Fifty years ago in any city or town in India, there would a handful of doctors, maybe specialists maybe not, whose clinics had long queues of patients. They would begin seeing patients in the wee hours of the day and continue seeing them all day long. Those were the days when whatever the doctor told you was regarded as the ‘gospel truth’. A doctor was chosen mostly based on a word of mouth recommendation through a friend or relative. Just meeting the doctor for 5 minutes cured most people’s illnesses. A doctor could rarely go ‘wrong’. It was sheer faith that made all the difference. A cult following definitely existed! I always wonder whether the doctors themselves really believed that they could create miracles! Those were the simpler days.
Let’s take a quick peek into a doctor’s clinic in 2020. Most patients will have multiple previous records of visiting several doctors for the same illness. Taking a second, third, or even fourth opinion is not unheard of! Almost always, they would have looked up reviews on Google about the doctor. Almost always the patient appears to have an element of mistrust or doubt about the treatment given. For a patient, faced with a distressing condition or illness, there will most definitely be queries; and as doctors, it’s our duty to answer you. But please have some faith! How can it be that every small hurdle in a patient’s course of treatment is the fault of the doctor? It looks like ‘the halo’ over doctors’ heads has totally disappeared.
As an obstetrician and gynaecologist, we often face such situations. We have to take care of both- mother and baby. Obstetrics is unpredictable. The simplest of pregnancies can get complicated, and what appears to a complicated pregnancy can turn out to be the least problematic. A preterm baby being shifted to the NICU is a nightmare for any patient. Similarly, a healthy baby and a weakening mother is something few wish to face. In spite of the best treatment, there are some things that are out of everyone’s control. Nobody likes complications, but they are a part and parcel of any medical treatment and have to be faced bravely. Can doctors create miracles beyond medical science? What helps in such situations is the strength of positivity.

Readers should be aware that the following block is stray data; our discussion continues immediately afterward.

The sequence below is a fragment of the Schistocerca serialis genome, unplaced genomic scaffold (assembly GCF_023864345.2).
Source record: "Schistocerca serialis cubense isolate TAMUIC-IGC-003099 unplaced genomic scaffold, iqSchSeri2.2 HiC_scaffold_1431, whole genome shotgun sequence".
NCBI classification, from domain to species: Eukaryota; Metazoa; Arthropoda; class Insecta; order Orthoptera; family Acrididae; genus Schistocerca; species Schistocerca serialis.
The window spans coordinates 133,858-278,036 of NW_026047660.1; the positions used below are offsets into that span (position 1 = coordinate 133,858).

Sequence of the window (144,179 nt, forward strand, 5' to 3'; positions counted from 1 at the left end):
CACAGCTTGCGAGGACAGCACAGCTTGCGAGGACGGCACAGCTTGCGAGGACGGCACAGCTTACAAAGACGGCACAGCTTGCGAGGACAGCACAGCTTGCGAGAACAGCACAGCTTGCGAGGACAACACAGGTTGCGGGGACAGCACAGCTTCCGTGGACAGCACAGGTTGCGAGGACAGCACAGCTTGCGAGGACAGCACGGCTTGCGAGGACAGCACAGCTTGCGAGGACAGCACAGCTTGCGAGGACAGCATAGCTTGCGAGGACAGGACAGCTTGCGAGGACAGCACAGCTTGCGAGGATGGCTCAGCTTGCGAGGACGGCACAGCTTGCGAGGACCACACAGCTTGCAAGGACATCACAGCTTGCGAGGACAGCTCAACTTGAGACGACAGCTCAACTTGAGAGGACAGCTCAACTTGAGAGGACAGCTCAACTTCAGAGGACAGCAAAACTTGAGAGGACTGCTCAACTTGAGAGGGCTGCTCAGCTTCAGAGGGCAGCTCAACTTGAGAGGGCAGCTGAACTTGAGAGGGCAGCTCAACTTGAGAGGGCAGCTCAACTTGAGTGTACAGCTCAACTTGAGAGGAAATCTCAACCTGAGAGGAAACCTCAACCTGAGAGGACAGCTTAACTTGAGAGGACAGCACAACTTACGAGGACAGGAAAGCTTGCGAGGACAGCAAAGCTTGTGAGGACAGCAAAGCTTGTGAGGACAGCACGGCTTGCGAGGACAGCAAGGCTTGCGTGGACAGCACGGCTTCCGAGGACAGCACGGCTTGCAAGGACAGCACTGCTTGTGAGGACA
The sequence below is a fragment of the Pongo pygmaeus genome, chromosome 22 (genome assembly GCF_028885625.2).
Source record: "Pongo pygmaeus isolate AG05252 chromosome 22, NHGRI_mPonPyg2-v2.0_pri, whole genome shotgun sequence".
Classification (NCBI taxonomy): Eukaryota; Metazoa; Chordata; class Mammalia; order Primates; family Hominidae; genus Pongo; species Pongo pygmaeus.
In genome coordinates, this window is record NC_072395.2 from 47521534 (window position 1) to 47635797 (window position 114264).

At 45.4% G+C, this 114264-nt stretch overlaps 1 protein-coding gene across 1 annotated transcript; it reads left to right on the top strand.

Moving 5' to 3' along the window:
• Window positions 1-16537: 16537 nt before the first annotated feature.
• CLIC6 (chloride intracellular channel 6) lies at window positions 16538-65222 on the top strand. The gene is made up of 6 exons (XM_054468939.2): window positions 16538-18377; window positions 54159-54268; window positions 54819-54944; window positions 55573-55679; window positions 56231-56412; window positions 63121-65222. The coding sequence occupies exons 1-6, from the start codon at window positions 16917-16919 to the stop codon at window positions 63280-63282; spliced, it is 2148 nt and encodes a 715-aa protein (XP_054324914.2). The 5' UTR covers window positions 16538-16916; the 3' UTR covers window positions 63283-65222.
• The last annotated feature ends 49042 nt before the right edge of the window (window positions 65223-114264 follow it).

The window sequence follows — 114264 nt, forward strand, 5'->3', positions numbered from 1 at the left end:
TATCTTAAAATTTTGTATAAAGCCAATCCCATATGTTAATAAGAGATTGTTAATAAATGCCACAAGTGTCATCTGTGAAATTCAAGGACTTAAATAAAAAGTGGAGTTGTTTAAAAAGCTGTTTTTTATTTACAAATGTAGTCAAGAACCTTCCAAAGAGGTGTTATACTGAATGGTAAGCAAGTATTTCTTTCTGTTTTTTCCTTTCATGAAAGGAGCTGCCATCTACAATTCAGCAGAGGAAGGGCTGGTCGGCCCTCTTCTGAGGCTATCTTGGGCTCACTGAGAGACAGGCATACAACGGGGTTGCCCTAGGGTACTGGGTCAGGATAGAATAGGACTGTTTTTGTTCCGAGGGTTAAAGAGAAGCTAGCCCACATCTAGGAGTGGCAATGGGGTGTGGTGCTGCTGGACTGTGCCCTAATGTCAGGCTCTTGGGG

In the last 3 months of the corona pandemic, healthcare workers are giving their best to save lives. Who would have thought that a small virus can bring the world to what it is today?
Almost all of my colleagues give more than 100 per cent. We have no fixed work hours, do not have the luxury of working from home and we are always prepared to go when called. We do not want a halo. At the end of the day, we also just human beings, trying to do the best we can. Patients have to realise that some situations are beyond our control. What is a fact is that we always want the best for our patients.